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Justice News

Department of Justice
U.S. Attorney’s Office
Western District of Kentucky

Tuesday, June 21, 2016

Louisville Daycare Owner/Operator Sentenced To 46 Months In Prison For Fraudulently Seeking Child Care Payments From Kentucky Agency

Lottie Carisa Burgos, former owner of ABC Village Daycare, falsified daycare attendance figures

and qualifications of daycare workers

Ordered to pay $1,424,929 in restitution

LOUISVILLE, Ky. –United States Attorney John E. Kuhn, Jr. announced today the sentencing of a former Louisville daycare owner by United States District Judge Greg N. Stivers, to 46 months in prison for committing wire fraud and money laundering and was ordered to pay $1,424,929.00 in restitution to the victim agency

In March of 2016, Lottie Carisa Burgos, the former owner and operator of ABC Village Daycare, pleaded guilty in United States District Court, to 18 counts of an indictment returned by a federal grand jury on July 16, 2014. 

“In committing this fraud, Ms. Burgos not only took taxpayer money intended to assist economically disadvantaged parents with childcare costs, but also placed infants and toddlers in harm’s way,” stated United States Attorney John Kuhn. “With this prosecution, we are protecting children and recovering stolen taxpayer money.  I thank the Kentucky Cabinet for Health and Family Services and the Federal Bureau of Investigation for their work on this case.”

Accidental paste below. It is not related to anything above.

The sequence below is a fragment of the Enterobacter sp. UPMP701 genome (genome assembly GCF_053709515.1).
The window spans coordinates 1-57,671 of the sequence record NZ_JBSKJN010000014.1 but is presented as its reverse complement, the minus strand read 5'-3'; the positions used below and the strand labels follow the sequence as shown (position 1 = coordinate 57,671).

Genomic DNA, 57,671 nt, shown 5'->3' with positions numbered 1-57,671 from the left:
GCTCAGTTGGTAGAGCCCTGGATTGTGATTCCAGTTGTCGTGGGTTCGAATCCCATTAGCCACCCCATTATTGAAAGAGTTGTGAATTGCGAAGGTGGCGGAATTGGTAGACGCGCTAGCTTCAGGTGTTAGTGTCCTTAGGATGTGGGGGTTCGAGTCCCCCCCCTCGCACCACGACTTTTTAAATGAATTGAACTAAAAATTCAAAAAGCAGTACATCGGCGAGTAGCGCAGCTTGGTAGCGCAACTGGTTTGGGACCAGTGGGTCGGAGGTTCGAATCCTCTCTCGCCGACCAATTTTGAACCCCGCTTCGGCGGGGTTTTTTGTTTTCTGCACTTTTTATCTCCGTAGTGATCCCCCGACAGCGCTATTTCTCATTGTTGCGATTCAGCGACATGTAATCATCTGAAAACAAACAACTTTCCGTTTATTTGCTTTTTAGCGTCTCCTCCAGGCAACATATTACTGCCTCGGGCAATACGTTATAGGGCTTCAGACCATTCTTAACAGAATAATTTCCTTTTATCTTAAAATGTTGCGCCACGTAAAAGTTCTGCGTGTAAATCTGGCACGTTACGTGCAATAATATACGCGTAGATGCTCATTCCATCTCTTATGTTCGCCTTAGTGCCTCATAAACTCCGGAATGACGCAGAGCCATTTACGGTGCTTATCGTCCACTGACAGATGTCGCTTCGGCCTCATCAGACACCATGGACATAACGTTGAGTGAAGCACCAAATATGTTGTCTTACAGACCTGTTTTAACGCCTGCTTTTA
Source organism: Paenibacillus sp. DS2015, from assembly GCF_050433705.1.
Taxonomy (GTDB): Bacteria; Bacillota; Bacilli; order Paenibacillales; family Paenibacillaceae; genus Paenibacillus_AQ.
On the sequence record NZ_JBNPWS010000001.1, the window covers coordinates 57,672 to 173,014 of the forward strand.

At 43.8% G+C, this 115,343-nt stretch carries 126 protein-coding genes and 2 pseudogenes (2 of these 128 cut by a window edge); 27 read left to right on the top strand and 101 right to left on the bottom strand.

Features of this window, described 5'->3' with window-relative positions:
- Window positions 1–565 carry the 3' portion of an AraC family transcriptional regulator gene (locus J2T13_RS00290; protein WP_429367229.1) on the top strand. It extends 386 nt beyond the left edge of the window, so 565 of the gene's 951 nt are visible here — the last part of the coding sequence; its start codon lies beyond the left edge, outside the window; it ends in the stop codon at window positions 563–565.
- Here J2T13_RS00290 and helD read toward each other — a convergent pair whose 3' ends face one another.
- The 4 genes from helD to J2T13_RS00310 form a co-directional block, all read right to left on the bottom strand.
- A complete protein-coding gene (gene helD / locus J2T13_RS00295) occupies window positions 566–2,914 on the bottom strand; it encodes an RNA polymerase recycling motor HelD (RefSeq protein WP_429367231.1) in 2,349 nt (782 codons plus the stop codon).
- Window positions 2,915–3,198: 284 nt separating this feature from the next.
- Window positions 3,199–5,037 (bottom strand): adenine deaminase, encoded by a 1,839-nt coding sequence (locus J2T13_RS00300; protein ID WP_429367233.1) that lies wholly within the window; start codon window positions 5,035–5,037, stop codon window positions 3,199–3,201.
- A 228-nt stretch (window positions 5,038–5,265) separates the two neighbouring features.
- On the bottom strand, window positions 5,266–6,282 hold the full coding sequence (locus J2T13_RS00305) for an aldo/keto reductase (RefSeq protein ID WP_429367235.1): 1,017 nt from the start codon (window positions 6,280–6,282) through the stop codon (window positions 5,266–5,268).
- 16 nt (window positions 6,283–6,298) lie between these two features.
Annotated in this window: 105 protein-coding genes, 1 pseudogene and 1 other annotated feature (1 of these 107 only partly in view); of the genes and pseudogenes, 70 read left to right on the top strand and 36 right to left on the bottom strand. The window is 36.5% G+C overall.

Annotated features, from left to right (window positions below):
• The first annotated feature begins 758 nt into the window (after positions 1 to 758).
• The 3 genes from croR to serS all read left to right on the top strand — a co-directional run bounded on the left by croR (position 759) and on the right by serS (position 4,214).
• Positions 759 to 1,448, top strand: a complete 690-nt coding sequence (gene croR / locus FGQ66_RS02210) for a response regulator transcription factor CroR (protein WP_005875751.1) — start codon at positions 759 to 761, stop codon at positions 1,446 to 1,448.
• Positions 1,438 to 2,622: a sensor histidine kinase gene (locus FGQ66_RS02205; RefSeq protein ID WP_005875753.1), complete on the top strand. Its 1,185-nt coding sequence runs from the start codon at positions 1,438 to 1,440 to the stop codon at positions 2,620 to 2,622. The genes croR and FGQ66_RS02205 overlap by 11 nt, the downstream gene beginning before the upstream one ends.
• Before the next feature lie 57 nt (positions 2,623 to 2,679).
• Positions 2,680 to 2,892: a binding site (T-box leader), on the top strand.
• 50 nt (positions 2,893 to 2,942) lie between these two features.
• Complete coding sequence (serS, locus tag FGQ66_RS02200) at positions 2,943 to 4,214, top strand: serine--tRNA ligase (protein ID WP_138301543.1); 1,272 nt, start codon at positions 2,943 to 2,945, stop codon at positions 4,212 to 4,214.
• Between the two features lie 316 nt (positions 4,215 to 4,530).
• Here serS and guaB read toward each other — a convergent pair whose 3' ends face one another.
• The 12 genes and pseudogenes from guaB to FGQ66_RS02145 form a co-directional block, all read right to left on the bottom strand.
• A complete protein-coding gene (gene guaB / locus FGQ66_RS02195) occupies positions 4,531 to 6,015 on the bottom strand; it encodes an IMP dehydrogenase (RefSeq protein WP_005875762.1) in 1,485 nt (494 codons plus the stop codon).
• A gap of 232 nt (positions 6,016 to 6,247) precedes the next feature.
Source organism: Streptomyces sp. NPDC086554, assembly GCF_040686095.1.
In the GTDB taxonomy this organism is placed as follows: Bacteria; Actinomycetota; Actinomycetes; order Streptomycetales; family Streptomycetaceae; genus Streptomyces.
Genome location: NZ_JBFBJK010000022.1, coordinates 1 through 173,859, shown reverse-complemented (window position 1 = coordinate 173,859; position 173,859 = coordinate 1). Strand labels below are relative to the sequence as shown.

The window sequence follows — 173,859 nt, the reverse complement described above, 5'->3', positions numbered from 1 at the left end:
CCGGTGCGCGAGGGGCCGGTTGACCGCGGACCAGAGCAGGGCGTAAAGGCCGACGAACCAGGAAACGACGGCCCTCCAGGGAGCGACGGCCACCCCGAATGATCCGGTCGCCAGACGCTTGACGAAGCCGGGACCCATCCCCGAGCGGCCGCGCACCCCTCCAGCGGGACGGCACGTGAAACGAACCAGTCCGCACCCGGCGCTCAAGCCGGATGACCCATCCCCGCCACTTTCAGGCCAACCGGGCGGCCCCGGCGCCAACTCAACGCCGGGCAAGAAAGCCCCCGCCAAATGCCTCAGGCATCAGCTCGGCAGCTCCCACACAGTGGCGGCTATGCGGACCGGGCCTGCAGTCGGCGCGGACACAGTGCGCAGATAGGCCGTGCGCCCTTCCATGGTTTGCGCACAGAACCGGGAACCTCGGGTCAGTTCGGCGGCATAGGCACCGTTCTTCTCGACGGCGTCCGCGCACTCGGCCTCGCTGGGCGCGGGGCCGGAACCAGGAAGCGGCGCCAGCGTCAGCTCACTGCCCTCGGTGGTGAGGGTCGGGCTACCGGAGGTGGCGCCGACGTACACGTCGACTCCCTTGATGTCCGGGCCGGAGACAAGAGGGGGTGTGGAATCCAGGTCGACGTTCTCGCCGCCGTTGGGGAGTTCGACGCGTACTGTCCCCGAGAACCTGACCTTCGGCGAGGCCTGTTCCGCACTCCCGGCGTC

Burgos operated ABC Village Daycare at two locations, 1801 West Market Street, Louisville, Kentucky, and 2823 7th Street Road, Louisville, Kentucky.  According to the plea agreement, Burgos or others acting at her direction falsified a wide range of information which was a condition of payment for child care services from Kentucky’s Department for Community Based Services.  The Department for Community Based Services provides child care benefits to low-income working parents and guardians.

Burgos, or others acting at her direction, falsified the following information:  the number of children who attended the daycare centers including the number of days children attended the daycare centers and the employment status of the parents.

In addition, Burgos, or others acting at her direction, falsified records of the ABC Village Daycare employees.  Those records included high school diplomas (which are a requirement of child care staff with supervisory authority over minors), tuberculosis tests, and CPR certificates.  A false tuberculosis test and CPR certificate are requirements of child care employees for the business to receive payment from Kentucky’s Department of Community Based Services.

Burgos pleaded guilty to 12 counts of wire fraud and 6 counts of money laundering. The total loss was $1,424,929.00. 

This case was prosecuted by Assistant United States Attorney David Weiser and was investigated by the Office of Inspector General for the Kentucky Cabinet for Health and Family Services and the Federal Bureau of Investigation (FBI).

Financial Fraud
Updated June 21, 2016